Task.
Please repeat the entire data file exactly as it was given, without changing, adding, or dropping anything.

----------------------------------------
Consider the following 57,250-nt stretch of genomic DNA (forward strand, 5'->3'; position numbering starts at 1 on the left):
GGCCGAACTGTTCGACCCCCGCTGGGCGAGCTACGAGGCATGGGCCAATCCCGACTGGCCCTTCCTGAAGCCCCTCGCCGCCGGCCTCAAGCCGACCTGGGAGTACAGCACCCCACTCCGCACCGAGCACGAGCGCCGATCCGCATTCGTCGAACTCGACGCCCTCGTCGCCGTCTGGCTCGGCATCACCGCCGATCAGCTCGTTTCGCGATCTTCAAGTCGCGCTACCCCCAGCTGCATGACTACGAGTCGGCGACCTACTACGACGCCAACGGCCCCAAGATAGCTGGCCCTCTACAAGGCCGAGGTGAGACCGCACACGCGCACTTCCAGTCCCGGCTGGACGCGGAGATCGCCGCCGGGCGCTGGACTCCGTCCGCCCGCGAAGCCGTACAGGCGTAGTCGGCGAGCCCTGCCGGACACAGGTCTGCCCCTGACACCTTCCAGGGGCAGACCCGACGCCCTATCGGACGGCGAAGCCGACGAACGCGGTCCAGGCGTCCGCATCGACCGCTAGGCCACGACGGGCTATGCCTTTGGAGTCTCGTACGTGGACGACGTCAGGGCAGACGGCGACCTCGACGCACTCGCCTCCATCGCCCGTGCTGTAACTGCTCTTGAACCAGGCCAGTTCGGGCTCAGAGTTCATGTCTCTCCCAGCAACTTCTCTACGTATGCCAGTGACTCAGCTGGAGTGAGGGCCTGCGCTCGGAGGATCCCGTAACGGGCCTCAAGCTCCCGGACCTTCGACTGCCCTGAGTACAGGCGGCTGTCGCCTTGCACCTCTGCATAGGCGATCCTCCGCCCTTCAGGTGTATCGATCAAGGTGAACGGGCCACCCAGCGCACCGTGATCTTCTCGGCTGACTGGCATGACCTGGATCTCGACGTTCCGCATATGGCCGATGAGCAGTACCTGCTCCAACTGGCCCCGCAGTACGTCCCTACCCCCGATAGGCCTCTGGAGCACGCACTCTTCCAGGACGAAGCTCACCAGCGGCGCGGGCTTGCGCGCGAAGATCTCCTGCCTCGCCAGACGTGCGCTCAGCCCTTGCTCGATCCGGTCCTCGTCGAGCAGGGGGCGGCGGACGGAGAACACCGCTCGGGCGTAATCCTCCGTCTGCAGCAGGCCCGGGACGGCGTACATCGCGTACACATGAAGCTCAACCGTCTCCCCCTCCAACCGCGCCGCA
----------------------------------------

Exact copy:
Consider the following 57,250-nt stretch of genomic DNA (forward strand, 5'->3'; position numbering starts at 1 on the left):
GGCCGAACTGTTCGACCCCCGCTGGGCGAGCTACGAGGCATGGGCCAATCCCGACTGGCCCTTCCTGAAGCCCCTCGCCGCCGGCCTCAAGCCGACCTGGGAGTACAGCACCCCACTCCGCACCGAGCACGAGCGCCGATCCGCATTCGTCGAACTCGACGCCCTCGTCGCCGTCTGGCTCGGCATCACCGCCGATCAGCTCGTTTCGCGATCTTCAAGTCGCGCTACCCCCAGCTGCATGACTACGAGTCGGCGACCTACTACGACGCCAACGGCCCCAAGATAGCTGGCCCTCTACAAGGCCGAGGTGAGACCGCACACGCGCACTTCCAGTCCCGGCTGGACGCGGAGATCGCCGCCGGGCGCTGGACTCCGTCCGCCCGCGAAGCCGTACAGGCGTAGTCGGCGAGCCCTGCCGGACACAGGTCTGCCCCTGACACCTTCCAGGGGCAGACCCGACGCCCTATCGGACGGCGAAGCCGACGAACGCGGTCCAGGCGTCCGCATCGACCGCTAGGCCACGACGGGCTATGCCTTTGGAGTCTCGTACGTGGACGACGTCAGGGCAGACGGCGACCTCGACGCACTCGCCTCCATCGCCCGTGCTGTAACTGCTCTTGAACCAGGCCAGTTCGGGCTCAGAGTTCATGTCTCTCCCAGCAACTTCTCTACGTATGCCAGTGACTCAGCTGGAGTGAGGGCCTGCGCTCGGAGGATCCCGTAACGGGCCTCAAGCTCCCGGACCTTCGACTGCCCTGAGTACAGGCGGCTGTCGCCTTGCACCTCTGCATAGGCGATCCTCCGCCCTTCAGGTGTATCGATCAAGGTGAACGGGCCACCCAGCGCACCGTGATCTTCTCGGCTGACTGGCATGACCTGGATCTCGACGTTCCGCATATGGCCGATGAGCAGTACCTGCTCCAACTGGCCCCGCAGTACGTCCCTACCCCCGATAGGCCTCTGGAGCACGCACTCTTCCAGGACGAAGCTCACCAGCGGCGCGGGCTTGCGCGCGAAGATCTCCTGCCTCGCCAGACGTGCGCTCAGCCCTTGCTCGATCCGGTCCTCGTCGAGCAGGGGGCGGCGGACGGAGAACACCGCTCGGGCGTAATCCTCCGTCTGCAGCAGGCCCGGGACGGCGTACATCGCGTACACATGAAGCTCAACCGTCTCCCCCTCCAACCGCGCCGCA